Sunrise Telescope Research Flight 2009 from Kiruna, Sweden - Multimedia Gallery


Multimedia Gallery 2009



On June 8, 2009, at 8:05 a.m., the Sunrise telescope began its maiden research flight from Esrange Space Center in Kiruna, Sweden. For more, see this Staff Notes report >


About this 2009 gallery: The Sunrise balloon was successfully launched from Esrange Space Center in Kiruna, Sweden. The Sunrise balloon, big enough to fit a Boeing 747 jet inside, carried a gondola containing a 1-meter solar telescope—the largest balloon-borne telescope ever—as well as other instruments on a mission to investigate the structure and dynamics of the Sun’s magnetic fields.

All images must be credited to UCAR and may be reproduced in news stories about NCAR & UCAR activities.

For more information, please contact David Hosansky, 303-497-8611

On this page: 2 videos | 6 photos




A. Sunrise Telescope - Animation of Balloon Flight
This 2009 animation depicts the Sunrise balloon and gondola, with 1-meter solar telescope aboard, flying on a full-scale research flight. It includes paths of the Arctic flight in 2009 and proposed Antarctic flight in 2011, illustrations of high-resolution solar images that the telescope is designed to obtain, and the gondola's descent with a parachute. (©UCAR, animation by Steven Deyo.)


B. Sunrise Telescope - Video of Balloon Launch from Kiruna, Sweden
This video shows the successful launch of the Sunrise solar telescope by high-altitude balloon from Kiruna, Sweden on June 8, 2009. Sunrise is an international collaboration to view the Sun in unprecedented detail for scientific research. (©UCAR, video by Carlye Calvin.)



Men loading scientific equipment, including solar panels, unto truck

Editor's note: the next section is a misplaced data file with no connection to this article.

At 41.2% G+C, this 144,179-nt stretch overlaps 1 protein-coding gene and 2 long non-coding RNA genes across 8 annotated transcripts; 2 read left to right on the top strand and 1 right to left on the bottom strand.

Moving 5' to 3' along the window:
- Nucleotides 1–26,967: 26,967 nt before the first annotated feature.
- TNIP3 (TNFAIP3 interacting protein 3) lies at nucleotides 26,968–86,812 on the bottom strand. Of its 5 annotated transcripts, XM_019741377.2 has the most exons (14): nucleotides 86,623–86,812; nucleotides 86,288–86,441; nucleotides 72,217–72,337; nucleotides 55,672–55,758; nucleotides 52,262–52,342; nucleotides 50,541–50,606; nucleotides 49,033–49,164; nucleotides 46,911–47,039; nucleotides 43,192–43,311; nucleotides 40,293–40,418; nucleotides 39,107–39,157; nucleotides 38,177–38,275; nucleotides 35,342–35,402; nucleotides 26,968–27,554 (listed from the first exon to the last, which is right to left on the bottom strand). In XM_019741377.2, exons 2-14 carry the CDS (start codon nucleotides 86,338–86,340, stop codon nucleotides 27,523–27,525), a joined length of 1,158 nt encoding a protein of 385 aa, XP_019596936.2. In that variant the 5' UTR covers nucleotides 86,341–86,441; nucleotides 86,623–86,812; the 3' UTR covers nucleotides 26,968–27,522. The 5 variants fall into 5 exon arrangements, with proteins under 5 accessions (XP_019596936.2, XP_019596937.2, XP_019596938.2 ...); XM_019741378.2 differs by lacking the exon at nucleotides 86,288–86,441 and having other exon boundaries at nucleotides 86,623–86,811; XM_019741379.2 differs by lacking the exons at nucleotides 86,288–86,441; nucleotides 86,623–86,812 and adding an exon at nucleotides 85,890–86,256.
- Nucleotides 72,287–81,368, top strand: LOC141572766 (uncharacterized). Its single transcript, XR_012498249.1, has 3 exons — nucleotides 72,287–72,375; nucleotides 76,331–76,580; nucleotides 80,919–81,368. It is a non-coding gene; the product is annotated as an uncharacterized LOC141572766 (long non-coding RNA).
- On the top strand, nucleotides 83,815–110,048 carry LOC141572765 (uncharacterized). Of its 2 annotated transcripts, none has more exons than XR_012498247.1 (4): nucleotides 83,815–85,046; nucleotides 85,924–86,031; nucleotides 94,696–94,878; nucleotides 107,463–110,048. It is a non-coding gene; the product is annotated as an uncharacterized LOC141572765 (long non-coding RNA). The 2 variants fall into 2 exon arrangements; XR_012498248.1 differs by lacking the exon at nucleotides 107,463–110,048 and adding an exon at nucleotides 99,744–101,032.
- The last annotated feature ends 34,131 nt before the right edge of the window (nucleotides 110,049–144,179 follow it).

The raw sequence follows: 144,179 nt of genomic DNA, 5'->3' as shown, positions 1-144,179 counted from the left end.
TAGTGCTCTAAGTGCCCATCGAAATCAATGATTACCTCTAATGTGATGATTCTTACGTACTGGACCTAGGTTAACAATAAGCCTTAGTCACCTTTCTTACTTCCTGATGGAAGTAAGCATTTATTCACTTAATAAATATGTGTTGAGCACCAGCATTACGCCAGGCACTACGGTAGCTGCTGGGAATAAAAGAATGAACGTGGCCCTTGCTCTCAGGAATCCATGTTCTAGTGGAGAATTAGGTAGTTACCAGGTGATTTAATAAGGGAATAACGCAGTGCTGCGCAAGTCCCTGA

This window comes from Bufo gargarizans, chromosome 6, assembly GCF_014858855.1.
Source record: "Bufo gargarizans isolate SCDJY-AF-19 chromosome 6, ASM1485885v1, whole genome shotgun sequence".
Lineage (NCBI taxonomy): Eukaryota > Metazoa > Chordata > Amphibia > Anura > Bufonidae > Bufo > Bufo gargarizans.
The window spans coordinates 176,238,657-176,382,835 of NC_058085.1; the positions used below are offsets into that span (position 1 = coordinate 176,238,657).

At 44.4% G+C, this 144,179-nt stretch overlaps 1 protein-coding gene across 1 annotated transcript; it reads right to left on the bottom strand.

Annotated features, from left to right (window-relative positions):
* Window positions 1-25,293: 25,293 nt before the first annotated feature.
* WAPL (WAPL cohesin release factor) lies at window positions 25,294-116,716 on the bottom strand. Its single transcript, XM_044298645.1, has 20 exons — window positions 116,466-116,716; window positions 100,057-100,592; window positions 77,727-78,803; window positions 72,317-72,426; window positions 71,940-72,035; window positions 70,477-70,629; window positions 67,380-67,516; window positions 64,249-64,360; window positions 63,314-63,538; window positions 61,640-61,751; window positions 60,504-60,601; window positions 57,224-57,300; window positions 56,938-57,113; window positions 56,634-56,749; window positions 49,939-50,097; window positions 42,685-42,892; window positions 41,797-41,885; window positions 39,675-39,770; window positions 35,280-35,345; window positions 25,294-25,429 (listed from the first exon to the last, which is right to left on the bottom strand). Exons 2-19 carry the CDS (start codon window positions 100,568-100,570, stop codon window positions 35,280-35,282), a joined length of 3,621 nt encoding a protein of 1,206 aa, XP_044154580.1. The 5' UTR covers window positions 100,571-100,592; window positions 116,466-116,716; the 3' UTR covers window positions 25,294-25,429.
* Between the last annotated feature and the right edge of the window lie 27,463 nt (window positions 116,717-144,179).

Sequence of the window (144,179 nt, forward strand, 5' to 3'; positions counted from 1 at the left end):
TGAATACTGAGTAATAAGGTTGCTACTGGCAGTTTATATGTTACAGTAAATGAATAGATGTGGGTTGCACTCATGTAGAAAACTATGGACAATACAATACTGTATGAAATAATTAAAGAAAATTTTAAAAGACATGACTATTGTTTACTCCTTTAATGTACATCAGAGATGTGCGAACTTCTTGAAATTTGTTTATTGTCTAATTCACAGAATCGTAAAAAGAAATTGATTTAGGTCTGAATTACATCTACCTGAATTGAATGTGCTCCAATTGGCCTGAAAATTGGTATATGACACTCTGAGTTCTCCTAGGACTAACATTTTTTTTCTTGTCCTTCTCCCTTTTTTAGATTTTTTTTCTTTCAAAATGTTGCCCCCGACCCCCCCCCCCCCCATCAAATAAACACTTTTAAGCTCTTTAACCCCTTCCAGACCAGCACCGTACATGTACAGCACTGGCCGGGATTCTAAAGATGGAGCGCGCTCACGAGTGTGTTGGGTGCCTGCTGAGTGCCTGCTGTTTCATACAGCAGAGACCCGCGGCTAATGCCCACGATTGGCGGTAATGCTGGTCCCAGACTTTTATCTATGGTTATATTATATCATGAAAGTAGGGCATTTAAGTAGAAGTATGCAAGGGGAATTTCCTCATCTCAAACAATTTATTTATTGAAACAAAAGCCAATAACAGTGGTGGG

C. Sunrise telescope leaves the hangar
The Sunrise telescope, mounted aboard its gondola, stops just outside the hangar so engineers can attach its solar panels, which are too large to fit through the hangar doors. [ENLARGE] (©UCAR, photo by Carlye Calvin. Media & nonprofit use*)
Scientific equipment, including solar panels, on a truck
D. Sunrise gondola, fully assembled and 23 feet high
The aluminum and steel gondola cradling the Sunrise telescope hangs from its giant launch crane. The Sunrise payload stands about 23 feet high and weighs about 4,700 pounds. [ENLARGE] (©UCAR, photo by Carlye Calvin. Media and nonprofit use*)
Truck with crane carrying scientific eauipment
E. Hercules vehicle delivers Sunrise to launch site
The giant launch vehicle, dubbed "Hercules," maneuvers the Sunrise gondola into position before engineers attach its balloon for flight and parachute for landing. [ENLARGE] (©UCAR, photo by Carlye Calvin.  Media and nonprofit use*)
Truck with crane carrying scientific eauipment
F. Attaching the balloon and descent parachute
Engineers attach the Sunrise payload to its balloon and parachute. The giant crane will hold the gondola plus telescope payload steady until the balloon inflates and rises to an altitude sufficient to lift the payload from the crane. [ENLARGE] (©UCAR, photo by Carlye Calvin. Media and nonprofit use*)
Very large white balloon being filled with helium
G. Filling the giant helium balloon
Slender hoses partially fill the balloon with helium before launch. A large portion of the balloon is left unfilled so it can expand as it ascends into the stratosphere, where air pressure is considerably lower. The balloon reaches about 360 feet in diameter when fully inflated in flight, with a volume of 29 million cubic feet—larger than a Boeing 747 jumbo jet. [ENLARGE] (©UCAR, photo by Carlye Calvin. Media and nonprofit use*)
Large, white balloon, carrying equipment is launched
H. Sunrise telescope takes off
At 8:05 a.m. local time on June 8, 2009, the Sunrise telescope was successfully launched from Esrange Space Center in Kiruna, Sweden. After its launch the giant helium balloon drifted west over the Norwegian coast, recording high-resolution images of the Sun's outer surface with its powerful telescope. It landed 68 nautical miles south of Resolute Bay on Somerset Island, Canada five days later. The images are providing a wealth of data for scientists studying the structure and dynamics of the solar magnetic field. Sunrise is scheduled to make a flight above Antarctica in 2011. [ENLARGE] (©UCAR, photo by Carlye Calvin. Media and nonprofit use*)